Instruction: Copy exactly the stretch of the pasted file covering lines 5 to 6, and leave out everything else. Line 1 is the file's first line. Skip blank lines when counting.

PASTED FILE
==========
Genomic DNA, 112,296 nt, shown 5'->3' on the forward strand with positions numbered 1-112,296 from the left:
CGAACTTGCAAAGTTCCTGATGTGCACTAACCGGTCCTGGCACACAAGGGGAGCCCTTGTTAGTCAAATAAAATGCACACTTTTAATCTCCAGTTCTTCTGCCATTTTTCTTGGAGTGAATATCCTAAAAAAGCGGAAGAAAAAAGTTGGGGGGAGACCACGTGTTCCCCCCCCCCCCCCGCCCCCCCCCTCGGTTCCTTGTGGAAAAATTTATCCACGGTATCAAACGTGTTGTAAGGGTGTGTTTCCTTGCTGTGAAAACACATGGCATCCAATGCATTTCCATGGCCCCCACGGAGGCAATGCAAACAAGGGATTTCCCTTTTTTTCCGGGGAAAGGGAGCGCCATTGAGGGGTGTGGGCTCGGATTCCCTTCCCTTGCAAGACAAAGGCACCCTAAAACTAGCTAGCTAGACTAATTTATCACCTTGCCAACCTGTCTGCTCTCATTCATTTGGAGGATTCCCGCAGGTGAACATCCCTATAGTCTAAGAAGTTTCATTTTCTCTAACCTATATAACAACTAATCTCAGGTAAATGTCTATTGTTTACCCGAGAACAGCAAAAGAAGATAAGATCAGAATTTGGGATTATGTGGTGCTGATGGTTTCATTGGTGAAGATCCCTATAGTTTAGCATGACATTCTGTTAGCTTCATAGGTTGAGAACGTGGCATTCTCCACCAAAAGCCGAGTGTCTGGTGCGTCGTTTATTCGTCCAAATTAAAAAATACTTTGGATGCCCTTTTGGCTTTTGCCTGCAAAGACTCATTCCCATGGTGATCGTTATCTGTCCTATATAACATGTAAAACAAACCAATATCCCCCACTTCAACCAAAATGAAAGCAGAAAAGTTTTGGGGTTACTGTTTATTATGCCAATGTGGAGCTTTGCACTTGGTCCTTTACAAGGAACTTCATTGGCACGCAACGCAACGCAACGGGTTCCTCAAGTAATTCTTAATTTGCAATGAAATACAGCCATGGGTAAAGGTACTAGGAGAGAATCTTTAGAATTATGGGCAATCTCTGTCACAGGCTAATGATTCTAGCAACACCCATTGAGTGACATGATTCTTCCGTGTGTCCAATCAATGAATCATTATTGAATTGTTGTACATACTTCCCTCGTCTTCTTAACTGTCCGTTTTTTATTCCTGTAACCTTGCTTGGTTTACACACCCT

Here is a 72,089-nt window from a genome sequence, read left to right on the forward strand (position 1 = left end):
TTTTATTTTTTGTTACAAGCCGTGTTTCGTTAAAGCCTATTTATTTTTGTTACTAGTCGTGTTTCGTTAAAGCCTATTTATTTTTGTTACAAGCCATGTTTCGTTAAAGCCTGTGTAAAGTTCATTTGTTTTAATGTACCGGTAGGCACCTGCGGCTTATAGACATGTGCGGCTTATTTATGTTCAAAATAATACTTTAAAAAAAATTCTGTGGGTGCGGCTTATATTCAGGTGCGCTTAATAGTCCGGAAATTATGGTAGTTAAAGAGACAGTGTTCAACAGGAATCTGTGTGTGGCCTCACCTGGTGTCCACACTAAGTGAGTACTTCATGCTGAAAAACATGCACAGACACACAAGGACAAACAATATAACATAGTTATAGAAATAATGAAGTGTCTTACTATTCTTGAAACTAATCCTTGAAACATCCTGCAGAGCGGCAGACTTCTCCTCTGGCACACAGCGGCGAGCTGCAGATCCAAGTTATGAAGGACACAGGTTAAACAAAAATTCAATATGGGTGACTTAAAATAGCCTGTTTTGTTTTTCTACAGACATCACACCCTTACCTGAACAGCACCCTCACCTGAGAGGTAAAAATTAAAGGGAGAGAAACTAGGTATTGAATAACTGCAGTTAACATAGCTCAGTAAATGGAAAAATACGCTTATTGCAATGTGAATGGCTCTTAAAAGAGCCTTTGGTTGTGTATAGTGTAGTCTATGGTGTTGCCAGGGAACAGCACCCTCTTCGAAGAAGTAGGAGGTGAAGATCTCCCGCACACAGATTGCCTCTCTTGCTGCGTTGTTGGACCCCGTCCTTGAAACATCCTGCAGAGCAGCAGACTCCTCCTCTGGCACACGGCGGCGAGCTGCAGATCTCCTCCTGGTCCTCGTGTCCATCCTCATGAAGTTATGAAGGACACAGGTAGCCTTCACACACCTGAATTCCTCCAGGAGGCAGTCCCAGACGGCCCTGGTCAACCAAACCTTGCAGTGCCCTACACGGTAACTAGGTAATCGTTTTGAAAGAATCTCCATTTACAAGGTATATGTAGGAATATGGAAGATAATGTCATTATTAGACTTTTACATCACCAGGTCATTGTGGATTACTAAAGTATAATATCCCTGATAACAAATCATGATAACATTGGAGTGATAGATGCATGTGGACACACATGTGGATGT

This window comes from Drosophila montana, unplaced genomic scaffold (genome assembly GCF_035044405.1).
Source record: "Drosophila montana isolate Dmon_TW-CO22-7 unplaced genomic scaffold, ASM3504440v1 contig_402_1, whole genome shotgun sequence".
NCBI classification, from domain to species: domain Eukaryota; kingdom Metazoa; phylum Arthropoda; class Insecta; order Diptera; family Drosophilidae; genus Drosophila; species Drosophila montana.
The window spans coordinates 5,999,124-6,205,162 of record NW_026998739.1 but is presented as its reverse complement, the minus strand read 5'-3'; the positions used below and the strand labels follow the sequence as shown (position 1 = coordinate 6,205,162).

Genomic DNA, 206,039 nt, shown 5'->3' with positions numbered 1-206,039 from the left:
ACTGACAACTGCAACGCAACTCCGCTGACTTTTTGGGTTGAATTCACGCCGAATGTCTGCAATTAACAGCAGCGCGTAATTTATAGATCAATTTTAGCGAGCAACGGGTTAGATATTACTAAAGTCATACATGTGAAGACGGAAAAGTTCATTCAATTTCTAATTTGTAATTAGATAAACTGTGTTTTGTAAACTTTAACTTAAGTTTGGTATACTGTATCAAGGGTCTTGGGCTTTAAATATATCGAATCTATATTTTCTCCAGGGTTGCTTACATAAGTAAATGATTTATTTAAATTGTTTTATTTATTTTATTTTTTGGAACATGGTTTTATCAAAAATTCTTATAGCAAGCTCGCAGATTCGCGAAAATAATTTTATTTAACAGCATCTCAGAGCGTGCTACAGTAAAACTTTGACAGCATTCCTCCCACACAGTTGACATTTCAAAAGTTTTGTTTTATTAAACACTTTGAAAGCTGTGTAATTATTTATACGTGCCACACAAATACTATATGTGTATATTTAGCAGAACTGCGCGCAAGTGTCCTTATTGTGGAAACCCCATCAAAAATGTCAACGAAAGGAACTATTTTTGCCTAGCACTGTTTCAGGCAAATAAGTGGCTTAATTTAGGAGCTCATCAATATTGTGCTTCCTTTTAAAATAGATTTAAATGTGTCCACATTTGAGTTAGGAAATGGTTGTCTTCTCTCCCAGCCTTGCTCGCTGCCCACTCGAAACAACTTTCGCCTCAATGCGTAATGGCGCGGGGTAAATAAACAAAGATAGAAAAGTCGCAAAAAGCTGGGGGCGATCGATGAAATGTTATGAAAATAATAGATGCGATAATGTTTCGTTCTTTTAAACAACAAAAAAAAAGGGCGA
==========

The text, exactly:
This window comes from Drosophila montana, unplaced genomic scaffold (genome assembly GCF_035044405.1).
Source record: "Drosophila montana isolate Dmon_TW-CO22-7 unplaced genomic scaffold, ASM3504440v1 contig_402_1, whole genome shotgun sequence".